The following was submitted in September of 2006 by his William Clay:
Harold L. Clay (signed as H Clay, on all but his early work) was born in August 1926 in Franklin, Pennsylvania and raised just outside of Franklin, in a community called Rocky Grove. While in school he was encouraged to draw by a grade school teacher who saw potential in his cartoon drawings of planes and trains. Graduating early from Rocky Grove High School, he joined the Army Air Force in the spring of 1944 and was trained for electronic repairs for bombers and land-based radio transmitters. Sent overseas, Harold was subsequently discharged in 1946 and, with the GI Bill firmly in hand, he enrolled not long after at the Art Institute of Pittsburgh. With a degree in art, and training as an illustrator, Harold moved to Buffalo, New York in the late 40’s, on his older brother’s recommendation.
Harold worked primarily as a commercial advertising artist in Buffalo until 1950, when he applied for work as a technical illustrator at the then Bell Aircraft. He was called in immediately and offered a job based on his wartime training as an electronic technician for the burgeoning post-war defense industry. Needless to say, the pay was substantially more than he was making as an illustrator. Freshly married, and with a son on the way, he reluctantly accepted Bell’s offer.
From this point on, until retirement, Harold’s art became his off-work passion, and his hobby of radio repair became his life’s vocation. Harold is best known for his work in acrylics, painted from the mid-1960’s through to his passing in December of 2004. The influence of Edward Hopper may be clearly seen in Harold’s early watercolors. During the fifties, when working in oils, hints of Buffalo’s Charles Burchfeild were plainly evident in the tonal quality and even subject matter. While Harold worked in ceramics, watercolors, pastels, sculpture, pen and ink, and even scratchboard, it was his switch to acrylics that allowed an individualistic style to fully develop in its own right.
While considered a realist, Harold did not delve into super-photo real images. Instead he originated paintings consisting primarily of the hills, farms, and other landscape features of his native Pennsylvania. He was most often compared to Andrew Wyeth in feature article reviews contained in the local newspapers. While this comparison was valid to a point, and H Clay’s work was carefully composed, it was less structured than a typical Wyeth composition.
In the mid-60’s Harold became a night course instructor in fine art painting for a local school district. This evolved into an addition to his home of a larger studio and the institution of regular art lessons. Harold’s studio was expanded once again in the 80’s to house more gallery space and an enlarged painting area for use after retirement from Bell. From the late 50’s until his death, sales of his artwork were steady and rewarding. His clientele were most often located in the Western New York region and to corporate clients in the Buffalo area. However, through arrangements with friends, he reached a steady market beyond Western New York, particularly in the Detroit metro region.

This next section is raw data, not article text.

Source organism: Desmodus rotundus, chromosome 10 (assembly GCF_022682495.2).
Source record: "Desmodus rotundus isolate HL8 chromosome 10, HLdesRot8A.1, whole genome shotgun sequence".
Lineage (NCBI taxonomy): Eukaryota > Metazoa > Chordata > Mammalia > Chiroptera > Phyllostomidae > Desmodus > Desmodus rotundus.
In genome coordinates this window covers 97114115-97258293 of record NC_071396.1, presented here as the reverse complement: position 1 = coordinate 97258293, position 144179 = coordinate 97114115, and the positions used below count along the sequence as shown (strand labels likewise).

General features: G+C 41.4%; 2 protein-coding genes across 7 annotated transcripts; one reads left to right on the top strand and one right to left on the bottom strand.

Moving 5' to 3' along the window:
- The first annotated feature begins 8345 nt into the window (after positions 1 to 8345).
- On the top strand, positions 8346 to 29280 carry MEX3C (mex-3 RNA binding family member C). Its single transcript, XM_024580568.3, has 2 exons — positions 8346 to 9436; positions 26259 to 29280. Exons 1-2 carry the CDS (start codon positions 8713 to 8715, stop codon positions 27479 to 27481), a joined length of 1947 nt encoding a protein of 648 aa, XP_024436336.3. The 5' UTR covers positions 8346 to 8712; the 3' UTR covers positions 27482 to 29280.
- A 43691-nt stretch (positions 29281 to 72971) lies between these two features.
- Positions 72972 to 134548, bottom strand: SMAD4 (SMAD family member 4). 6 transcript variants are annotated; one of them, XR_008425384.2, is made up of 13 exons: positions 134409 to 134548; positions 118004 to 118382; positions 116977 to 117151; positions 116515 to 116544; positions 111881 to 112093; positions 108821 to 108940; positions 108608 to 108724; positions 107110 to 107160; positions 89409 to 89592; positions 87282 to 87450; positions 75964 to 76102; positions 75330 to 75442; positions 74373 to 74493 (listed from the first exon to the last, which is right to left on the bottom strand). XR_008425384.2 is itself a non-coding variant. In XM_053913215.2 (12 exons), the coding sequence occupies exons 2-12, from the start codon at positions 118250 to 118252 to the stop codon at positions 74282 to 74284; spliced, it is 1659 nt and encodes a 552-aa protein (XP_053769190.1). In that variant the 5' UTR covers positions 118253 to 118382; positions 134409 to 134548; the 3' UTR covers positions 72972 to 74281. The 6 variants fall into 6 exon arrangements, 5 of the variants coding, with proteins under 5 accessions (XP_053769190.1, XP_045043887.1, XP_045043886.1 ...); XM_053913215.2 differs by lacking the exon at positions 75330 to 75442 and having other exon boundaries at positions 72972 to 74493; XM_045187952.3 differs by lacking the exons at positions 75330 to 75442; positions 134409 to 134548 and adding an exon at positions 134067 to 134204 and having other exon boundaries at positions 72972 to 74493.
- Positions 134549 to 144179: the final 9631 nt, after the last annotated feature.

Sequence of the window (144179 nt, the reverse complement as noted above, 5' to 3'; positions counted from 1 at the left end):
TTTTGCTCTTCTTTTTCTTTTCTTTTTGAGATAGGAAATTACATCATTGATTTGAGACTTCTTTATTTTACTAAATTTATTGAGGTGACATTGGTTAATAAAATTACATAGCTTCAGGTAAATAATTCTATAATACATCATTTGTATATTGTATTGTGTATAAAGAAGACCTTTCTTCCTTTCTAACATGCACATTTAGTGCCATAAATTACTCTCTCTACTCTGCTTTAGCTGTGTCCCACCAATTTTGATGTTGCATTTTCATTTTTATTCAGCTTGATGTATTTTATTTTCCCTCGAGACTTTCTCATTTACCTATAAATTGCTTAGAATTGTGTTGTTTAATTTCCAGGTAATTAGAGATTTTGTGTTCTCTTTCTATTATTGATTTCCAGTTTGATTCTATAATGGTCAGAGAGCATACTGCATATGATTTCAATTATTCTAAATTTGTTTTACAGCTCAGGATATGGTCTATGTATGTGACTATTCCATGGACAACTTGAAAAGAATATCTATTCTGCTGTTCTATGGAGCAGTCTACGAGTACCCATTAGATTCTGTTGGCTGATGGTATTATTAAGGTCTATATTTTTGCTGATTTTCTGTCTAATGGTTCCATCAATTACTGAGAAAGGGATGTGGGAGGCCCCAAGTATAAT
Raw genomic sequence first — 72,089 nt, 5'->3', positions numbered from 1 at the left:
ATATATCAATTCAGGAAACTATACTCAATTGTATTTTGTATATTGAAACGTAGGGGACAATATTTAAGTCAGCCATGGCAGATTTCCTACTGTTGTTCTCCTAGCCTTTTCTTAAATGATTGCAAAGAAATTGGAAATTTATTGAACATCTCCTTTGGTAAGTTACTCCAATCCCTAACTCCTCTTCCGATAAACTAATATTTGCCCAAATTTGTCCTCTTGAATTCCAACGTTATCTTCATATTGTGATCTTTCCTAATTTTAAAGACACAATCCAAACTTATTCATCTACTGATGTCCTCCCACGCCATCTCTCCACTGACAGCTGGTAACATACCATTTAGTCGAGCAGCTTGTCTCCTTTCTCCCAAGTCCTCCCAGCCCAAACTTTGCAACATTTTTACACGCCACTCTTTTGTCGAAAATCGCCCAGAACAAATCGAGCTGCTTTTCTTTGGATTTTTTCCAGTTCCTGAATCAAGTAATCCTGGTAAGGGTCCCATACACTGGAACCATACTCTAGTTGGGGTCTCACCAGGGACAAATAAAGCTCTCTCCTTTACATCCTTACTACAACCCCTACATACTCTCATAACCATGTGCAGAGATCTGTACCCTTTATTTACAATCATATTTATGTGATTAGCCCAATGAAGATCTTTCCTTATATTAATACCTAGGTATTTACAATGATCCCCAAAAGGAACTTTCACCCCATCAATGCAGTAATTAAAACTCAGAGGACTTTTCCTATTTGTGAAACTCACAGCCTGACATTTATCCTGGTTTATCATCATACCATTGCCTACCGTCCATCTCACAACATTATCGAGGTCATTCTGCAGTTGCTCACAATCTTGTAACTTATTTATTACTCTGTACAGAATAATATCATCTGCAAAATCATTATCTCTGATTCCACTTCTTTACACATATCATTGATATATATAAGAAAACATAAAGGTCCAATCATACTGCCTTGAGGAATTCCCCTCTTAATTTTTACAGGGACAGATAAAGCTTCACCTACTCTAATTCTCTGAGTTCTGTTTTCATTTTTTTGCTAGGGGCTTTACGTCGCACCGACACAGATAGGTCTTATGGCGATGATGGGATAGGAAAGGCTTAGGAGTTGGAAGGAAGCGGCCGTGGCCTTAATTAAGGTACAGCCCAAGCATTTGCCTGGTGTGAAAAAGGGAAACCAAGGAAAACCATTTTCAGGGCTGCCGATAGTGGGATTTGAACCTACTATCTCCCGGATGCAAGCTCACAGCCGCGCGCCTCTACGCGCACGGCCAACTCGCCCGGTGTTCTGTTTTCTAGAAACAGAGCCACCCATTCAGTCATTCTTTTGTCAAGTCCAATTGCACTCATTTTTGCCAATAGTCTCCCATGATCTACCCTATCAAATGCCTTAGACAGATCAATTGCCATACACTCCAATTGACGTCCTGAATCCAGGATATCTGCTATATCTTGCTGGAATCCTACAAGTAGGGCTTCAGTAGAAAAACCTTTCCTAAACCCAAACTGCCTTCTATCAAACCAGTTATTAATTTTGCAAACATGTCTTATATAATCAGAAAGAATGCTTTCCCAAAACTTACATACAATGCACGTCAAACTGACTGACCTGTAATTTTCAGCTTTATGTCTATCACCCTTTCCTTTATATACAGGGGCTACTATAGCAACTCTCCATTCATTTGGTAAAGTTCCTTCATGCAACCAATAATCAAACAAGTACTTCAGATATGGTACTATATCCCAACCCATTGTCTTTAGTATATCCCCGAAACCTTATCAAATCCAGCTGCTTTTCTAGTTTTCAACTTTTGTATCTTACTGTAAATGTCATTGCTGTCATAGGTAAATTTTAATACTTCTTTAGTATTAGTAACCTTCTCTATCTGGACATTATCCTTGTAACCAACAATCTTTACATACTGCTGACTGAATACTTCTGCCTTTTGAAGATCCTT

Harold had a long-standing agreement with the member’s lending program at the Albright-Knox Art Gallery in Buffalo. The Albright-Knox would rotate paintings for rental use by members and member groups, with the artist receiving part of the rental proceeds. As a member of the Buffalo Society of Artists, Harold also displayed works at the Albright-Knox gallery during their annual shows. Harold also exhibited his work for several decades at a local home for the aged. The works were rotated on a regular basis for the enjoyment of the home’s residents and staff alike. This act of charity was conducted until the home closed in the late 90’s
During his sub-career as an artist, Harold received several commissions to paint specific topics. While not widely known as a portrait painter, none-the-less his skills as an illustrator held true when working with this subject material. He was commissioned to paint a portrait of Herbert Hoover for the local elementary-middle school in Kenmore, New York, and to this day it hangs in a place of honor outside of the school office. Other commissions were delivered to private parties in the region and nationally.
His membership in local and nation artists groups gave him exposure locally and beyond. Among his affiliations were: The Buffalo Society of Artist, the Kenmore Art Society and the Miniature Artist of America. While often participating in local Western New York art exhibitions, including for many years the Allentown Art Festival, H. Clay held numerous one-man shows throughout his career. During the 60’s and 70’s these were held in a variety of locales ranging from the downtown YWCA to more intimate exhibit space in Snyder and Amherst, New York. Later, with expanded gallery space at his home, Harold held yearly invitation only exhibits and sales events.
Harold passed away in December of 2004 in Alden, New York, just east of Buffalo. A full accounting of his body of work has never been completed, however an inventory of held work versus sold indicates a prolific career as an artist.